I’d like to see the Internet taken and regulated in the ways that it needs to be.
Alex: It’s part of the larger cultural dialogue. Ending this thing is a cultural battle. What we’re doing on the Internet is something that is just a new face on an old problem. The way to end these things is ultimately that everybody can advocate within their own sphere. “Do what’s right,” does that.
What we have been given with the presence that we have online and in this dialogue is what we feel we can do. Even people who don’t have this kind of presence can advocate within their own sphere and talk about what makes this the case.
We can try to self-correct before things like overbroad legislation and things like that, catch up and slow us down specifically. It’s about the right people doing the right thing when presented with the opportunity to do so at the end of the day.
Zoë: It’s about making sure no more people like us have to exist.
Ken: Yeah. I’m glad people like you exist. [laughter]
Zoë: I mean in some regards maybe, but we’re talking to you on the opposite side of the lake. I’m so far from home I can’t remember the last time I slept in my own bed. I miss my cat. I’m seeing comments where people are talking about shooting up Patreon because they hate that I’m hosted there.
Nobody should have to deal with this. This should end. That’s just patently true. No matter how you cut it. I don’t care if you’re pro-GamerGate or anti-GamerGate or a freaking Martian. This needs to end.
Ken: I wholeheartedly agree that… I’m sorry that Crash Override needs to exist. I’m sorry for the situations that have given you the skills and experience necessary to run Crash Override, but I’m glad that you — given everything that has happened — I’m glad you made that decision. I’m glad that Crash Override does exist.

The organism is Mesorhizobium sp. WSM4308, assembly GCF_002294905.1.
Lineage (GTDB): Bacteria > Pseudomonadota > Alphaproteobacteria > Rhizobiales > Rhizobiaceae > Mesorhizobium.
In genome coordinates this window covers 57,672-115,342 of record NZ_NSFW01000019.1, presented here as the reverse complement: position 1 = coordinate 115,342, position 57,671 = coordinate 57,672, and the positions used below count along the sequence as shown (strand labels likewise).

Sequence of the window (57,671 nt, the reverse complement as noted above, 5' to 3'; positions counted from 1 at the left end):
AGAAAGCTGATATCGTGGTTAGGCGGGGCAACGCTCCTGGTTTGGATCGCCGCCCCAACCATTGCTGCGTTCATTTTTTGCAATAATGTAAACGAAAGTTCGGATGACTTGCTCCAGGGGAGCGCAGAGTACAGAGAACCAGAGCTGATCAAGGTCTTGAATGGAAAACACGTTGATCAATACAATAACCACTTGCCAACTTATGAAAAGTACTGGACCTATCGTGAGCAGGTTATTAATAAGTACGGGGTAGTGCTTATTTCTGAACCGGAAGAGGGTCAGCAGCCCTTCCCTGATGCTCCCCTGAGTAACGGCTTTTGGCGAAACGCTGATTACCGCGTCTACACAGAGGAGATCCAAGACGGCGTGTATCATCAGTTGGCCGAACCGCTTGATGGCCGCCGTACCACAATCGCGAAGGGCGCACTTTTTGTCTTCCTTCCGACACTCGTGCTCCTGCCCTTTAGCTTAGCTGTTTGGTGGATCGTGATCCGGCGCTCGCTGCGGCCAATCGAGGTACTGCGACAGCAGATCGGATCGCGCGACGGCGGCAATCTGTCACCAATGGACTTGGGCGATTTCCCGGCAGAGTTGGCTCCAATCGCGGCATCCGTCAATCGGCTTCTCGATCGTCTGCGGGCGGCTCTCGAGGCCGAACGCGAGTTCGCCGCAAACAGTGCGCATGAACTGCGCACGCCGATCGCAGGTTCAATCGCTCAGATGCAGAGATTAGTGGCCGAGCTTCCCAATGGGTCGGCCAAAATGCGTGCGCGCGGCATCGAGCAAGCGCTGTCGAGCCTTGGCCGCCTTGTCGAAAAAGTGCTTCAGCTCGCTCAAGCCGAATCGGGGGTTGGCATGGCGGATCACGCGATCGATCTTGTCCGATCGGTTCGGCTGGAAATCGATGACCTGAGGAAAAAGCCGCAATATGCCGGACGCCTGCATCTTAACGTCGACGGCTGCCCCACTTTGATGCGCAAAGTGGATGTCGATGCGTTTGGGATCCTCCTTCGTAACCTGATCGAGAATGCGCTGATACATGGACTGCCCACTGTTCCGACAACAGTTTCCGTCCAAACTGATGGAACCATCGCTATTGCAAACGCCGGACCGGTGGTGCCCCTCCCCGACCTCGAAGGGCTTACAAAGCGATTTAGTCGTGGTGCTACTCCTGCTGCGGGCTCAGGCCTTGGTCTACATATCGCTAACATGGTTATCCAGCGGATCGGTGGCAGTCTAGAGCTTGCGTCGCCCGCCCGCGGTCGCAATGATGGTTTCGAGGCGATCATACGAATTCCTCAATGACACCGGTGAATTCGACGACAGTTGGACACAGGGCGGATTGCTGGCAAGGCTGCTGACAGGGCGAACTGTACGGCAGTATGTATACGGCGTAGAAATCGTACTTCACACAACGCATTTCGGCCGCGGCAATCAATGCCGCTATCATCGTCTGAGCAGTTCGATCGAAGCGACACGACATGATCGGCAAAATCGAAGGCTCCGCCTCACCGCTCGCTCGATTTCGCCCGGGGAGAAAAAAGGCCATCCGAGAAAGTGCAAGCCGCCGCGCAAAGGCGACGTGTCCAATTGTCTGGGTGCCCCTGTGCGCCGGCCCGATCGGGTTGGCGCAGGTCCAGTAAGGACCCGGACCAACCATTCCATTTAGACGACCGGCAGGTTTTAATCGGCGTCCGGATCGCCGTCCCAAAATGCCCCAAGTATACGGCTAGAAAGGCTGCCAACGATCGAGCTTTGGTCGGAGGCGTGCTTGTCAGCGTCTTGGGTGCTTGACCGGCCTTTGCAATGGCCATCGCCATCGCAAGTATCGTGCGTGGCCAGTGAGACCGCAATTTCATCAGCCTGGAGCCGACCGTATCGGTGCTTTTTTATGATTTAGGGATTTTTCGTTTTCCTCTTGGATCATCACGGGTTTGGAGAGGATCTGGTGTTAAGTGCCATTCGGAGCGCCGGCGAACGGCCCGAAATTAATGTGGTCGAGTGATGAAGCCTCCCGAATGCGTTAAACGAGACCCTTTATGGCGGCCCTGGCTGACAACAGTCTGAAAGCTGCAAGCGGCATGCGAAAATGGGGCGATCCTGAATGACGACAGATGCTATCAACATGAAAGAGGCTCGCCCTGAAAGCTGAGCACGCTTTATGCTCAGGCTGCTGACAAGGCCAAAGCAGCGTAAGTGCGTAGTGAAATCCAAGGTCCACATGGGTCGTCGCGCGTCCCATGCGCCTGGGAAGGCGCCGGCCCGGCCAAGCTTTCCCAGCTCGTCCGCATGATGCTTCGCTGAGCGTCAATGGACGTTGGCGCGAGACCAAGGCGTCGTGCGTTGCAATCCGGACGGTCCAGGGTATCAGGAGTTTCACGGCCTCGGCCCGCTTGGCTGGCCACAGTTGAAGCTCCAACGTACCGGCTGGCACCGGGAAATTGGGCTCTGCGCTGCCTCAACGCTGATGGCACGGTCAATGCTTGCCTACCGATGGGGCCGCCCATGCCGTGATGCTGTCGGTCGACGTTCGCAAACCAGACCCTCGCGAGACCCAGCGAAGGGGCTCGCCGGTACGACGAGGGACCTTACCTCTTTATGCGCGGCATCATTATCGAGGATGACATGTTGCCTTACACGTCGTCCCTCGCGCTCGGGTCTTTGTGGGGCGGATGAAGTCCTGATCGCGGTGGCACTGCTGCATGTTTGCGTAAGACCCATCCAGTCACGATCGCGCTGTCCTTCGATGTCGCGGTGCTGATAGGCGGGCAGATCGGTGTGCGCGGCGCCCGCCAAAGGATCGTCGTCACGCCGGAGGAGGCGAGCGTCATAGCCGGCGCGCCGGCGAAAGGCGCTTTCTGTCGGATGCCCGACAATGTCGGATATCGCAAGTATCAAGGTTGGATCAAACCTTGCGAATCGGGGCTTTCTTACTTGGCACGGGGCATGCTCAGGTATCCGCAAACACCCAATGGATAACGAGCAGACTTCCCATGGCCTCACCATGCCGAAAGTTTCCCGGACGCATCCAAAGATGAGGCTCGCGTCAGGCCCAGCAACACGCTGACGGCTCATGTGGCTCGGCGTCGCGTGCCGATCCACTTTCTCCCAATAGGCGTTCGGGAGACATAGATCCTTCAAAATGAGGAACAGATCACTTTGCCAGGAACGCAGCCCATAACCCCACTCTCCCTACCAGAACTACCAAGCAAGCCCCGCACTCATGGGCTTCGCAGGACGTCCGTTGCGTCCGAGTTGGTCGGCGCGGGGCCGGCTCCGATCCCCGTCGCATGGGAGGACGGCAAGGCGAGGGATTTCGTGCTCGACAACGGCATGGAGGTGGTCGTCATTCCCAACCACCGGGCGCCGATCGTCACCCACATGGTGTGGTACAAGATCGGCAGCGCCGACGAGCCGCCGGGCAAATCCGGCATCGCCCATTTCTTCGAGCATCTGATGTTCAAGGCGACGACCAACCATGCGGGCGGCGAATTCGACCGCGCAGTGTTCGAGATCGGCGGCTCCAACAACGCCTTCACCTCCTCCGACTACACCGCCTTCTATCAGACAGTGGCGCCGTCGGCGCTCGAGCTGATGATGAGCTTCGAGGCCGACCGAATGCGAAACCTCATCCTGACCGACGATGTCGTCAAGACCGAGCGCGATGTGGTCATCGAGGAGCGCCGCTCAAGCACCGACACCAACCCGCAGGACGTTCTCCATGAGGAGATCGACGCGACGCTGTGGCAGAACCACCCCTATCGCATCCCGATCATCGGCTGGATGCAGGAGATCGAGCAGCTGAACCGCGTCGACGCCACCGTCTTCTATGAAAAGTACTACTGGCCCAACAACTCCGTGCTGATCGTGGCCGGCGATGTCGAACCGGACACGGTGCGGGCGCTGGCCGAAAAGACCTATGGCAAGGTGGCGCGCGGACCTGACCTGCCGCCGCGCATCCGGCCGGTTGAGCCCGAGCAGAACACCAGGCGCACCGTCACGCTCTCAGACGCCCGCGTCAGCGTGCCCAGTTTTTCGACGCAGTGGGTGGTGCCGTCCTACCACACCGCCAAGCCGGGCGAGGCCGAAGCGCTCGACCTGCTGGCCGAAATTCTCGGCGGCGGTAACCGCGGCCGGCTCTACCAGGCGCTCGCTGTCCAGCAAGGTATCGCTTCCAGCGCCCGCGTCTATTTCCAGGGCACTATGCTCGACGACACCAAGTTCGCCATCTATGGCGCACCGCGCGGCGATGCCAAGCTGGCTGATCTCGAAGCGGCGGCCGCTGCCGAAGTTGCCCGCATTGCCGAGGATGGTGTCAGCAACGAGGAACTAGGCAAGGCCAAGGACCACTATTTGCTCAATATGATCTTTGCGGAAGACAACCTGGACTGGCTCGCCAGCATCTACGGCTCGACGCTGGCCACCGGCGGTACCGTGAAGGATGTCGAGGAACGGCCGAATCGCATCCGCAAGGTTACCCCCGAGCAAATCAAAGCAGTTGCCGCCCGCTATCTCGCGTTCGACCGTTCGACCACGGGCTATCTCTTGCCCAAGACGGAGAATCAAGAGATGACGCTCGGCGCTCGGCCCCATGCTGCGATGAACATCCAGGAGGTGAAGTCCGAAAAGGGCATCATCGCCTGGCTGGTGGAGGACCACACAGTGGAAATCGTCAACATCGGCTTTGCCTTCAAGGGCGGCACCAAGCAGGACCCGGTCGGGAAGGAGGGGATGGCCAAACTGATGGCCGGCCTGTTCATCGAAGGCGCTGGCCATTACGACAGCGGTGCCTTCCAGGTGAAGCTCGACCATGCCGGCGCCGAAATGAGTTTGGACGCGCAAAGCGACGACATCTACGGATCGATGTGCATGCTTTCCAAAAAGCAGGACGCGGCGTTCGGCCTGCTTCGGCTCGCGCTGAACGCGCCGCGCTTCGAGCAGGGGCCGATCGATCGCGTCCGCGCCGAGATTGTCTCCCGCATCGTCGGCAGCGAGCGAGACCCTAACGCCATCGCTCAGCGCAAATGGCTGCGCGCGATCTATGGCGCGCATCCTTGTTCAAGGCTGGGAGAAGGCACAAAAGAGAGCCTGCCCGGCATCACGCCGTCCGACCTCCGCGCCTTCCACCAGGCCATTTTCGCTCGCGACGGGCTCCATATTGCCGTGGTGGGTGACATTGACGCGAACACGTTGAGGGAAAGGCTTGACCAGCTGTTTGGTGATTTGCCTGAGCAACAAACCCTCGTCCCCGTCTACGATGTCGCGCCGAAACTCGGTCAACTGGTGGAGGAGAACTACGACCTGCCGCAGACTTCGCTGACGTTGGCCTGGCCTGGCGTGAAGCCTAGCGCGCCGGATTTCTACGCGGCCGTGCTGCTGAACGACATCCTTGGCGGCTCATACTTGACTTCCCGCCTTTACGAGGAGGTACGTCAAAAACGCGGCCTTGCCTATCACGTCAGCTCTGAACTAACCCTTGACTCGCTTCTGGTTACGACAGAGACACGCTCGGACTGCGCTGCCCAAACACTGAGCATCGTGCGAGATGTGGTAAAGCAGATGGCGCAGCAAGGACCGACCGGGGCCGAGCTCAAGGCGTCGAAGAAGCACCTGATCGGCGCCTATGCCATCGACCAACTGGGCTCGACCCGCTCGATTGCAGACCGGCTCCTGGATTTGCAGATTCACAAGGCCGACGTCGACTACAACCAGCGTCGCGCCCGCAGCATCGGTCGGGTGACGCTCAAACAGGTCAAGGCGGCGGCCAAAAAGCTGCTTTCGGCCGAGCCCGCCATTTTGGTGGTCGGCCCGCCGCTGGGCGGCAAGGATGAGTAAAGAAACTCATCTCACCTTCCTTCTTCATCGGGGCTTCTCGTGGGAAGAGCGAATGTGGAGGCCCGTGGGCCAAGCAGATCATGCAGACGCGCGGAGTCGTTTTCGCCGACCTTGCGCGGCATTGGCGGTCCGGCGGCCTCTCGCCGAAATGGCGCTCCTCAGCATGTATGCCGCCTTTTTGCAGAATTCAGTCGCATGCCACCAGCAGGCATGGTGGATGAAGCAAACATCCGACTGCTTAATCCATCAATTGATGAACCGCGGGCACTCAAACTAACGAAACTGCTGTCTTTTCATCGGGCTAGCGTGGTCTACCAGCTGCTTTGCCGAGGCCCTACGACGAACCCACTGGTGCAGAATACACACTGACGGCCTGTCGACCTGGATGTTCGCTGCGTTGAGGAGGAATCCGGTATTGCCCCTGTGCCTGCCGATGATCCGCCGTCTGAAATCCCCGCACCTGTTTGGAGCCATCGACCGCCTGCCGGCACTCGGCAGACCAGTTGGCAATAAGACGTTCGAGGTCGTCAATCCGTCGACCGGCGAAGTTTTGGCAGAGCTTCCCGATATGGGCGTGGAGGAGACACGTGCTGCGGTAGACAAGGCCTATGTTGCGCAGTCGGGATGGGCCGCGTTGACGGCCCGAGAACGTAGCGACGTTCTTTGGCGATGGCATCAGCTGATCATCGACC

Zoë: It’s part of moving on. One of the reasons that Crash Override started evolving organically is that we’d help these people and be there for them while they were going through what we had gone through so much.
The process of dealing with this for so many people is to it sucks. Then you start getting paranoid. Then you go through all the negative emotions, and then at the end, a lot of people go, “Oh man, I want to use this.” They started feeling empowered by helping other people and by trying to take care of them.
It’s for a lot of us that end up in this position, helping others not have to go through or softening the blow a little is part of moving on.
Alex: When we talk again about this being a cultural battle, we’ve had a lot of people contact us who are frankly happy that we exist, who might not have a particular case or might not have a way to actively contribute but just say, “Hey, I feel safer being online knowing that there are people around who are finally talking about this issue that has been so unaddressed in culture for so long.”
That’s what we’re happy to provide to a lot of people. If not actively, then just by presence.
Zoë: For some of these people, it’s the first time that they’ve had someone else to talk to that takes their concerns seriously and understands what they’ve been through. That, in and of itself, can be a powerful experience. It always has been for me.
Every time I’m with someone else who’s gone through it, you don’t have to explain so much. People know each other a little bit. There’s a certain camaraderie there that is missing for a lot of people who’ve been isolated and dealing with this on their own, sometimes for up to 10 years in some of our cases.
Ken: It’s hard to believe that this can go on for so long.
Zoë: It doesn’t go away. Look at Kathy Sierra. She vanished for like six years and came back and hadn’t changed. She has been dealing with this in a massive public sphere for at least two years now, and there’s no end in sight.
We need to stop thinking that this ends. We need to realize that when people are targeted this way, the way things are set up, it becomes part of the new normal for them, and that’s unacceptable.
Ken: But there are a lot of components to that problem and to the solution, legal, technical, educational, cultural. How would you describe this?